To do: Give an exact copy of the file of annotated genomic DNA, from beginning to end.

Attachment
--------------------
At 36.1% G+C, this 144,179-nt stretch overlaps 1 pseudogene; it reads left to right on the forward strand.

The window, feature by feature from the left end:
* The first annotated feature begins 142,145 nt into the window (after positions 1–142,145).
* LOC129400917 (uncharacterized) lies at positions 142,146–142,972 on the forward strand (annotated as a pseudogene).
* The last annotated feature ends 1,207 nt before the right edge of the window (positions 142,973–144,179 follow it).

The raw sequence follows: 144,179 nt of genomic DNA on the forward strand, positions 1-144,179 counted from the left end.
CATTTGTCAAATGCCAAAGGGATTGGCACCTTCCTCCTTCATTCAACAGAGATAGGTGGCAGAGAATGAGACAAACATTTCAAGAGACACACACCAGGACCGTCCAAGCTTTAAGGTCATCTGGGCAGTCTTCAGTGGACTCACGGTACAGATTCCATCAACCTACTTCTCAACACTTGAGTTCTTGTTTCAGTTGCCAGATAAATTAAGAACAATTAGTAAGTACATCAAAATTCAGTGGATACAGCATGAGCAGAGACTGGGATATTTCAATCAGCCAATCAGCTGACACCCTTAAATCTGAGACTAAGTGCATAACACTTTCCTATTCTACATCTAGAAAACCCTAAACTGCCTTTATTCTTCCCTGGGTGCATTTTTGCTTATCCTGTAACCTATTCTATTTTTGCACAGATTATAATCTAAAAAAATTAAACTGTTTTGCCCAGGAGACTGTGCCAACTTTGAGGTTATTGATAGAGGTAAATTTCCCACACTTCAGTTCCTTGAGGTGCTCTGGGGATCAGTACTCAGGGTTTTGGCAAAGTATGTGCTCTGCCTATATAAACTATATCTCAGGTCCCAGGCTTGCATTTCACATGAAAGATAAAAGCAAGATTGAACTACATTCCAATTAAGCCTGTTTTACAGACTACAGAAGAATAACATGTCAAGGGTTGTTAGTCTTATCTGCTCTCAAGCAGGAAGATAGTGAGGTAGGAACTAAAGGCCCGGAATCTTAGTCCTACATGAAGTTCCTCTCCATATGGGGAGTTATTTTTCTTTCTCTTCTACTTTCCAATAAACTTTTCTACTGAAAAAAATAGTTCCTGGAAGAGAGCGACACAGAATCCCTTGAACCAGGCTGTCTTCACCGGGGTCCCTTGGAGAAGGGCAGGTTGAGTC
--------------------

At 36.1% G+C, this 144,179-nt stretch overlaps 1 pseudogene; it reads left to right on the forward strand.

The window, feature by feature from the left end:
* The first annotated feature begins 142,145 nt into the window (after positions 1–142,145).
* LOC129400917 (uncharacterized) lies at positions 142,146–142,972 on the forward strand (annotated as a pseudogene).
* The last annotated feature ends 1,207 nt before the right edge of the window (positions 142,973–144,179 follow it).

The raw sequence follows: 144,179 nt of genomic DNA on the forward strand, positions 1-144,179 counted from the left end.
CATTTGTCAAATGCCAAAGGGATTGGCACCTTCCTCCTTCATTCAACAGAGATAGGTGGCAGAGAATGAGACAAACATTTCAAGAGACACACACCAGGACCGTCCAAGCTTTAAGGTCATCTGGGCAGTCTTCAGTGGACTCACGGTACAGATTCCATCAACCTACTTCTCAACACTTGAGTTCTTGTTTCAGTTGCCAGATAAATTAAGAACAATTAGTAAGTACATCAAAATTCAGTGGATACAGCATGAGCAGAGACTGGGATATTTCAATCAGCCAATCAGCTGACACCCTTAAATCTGAGACTAAGTGCATAACACTTTCCTATTCTACATCTAGAAAACCCTAAACTGCCTTTATTCTTCCCTGGGTGCATTTTTGCTTATCCTGTAACCTATTCTATTTTTGCACAGATTATAATCTAAAAAAATTAAACTGTTTTGCCCAGGAGACTGTGCCAACTTTGAGGTTATTGATAGAGGTAAATTTCCCACACTTCAGTTCCTTGAGGTGCTCTGGGGATCAGTACTCAGGGTTTTGGCAAAGTATGTGCTCTGCCTATATAAACTATATCTCAGGTCCCAGGCTTGCATTTCACATGAAAGATAAAAGCAAGATTGAACTACATTCCAATTAAGCCTGTTTTACAGACTACAGAAGAATAACATGTCAAGGGTTGTTAGTCTTATCTGCTCTCAAGCAGGAAGATAGTGAGGTAGGAACTAAAGGCCCGGAATCTTAGTCCTACATGAAGTTCCTCTCCATATGGGGAGTTATTTTTCTTTCTCTTCTACTTTCCAATAAACTTTTCTACTGAAAAAAATAGTTCCTGGAAGAGAGCGACACAGAATCCCTTGAACCAGGCTGTCTTCACCGGGGTCCCTTGGAGAAGGGCAGGTTGAGTC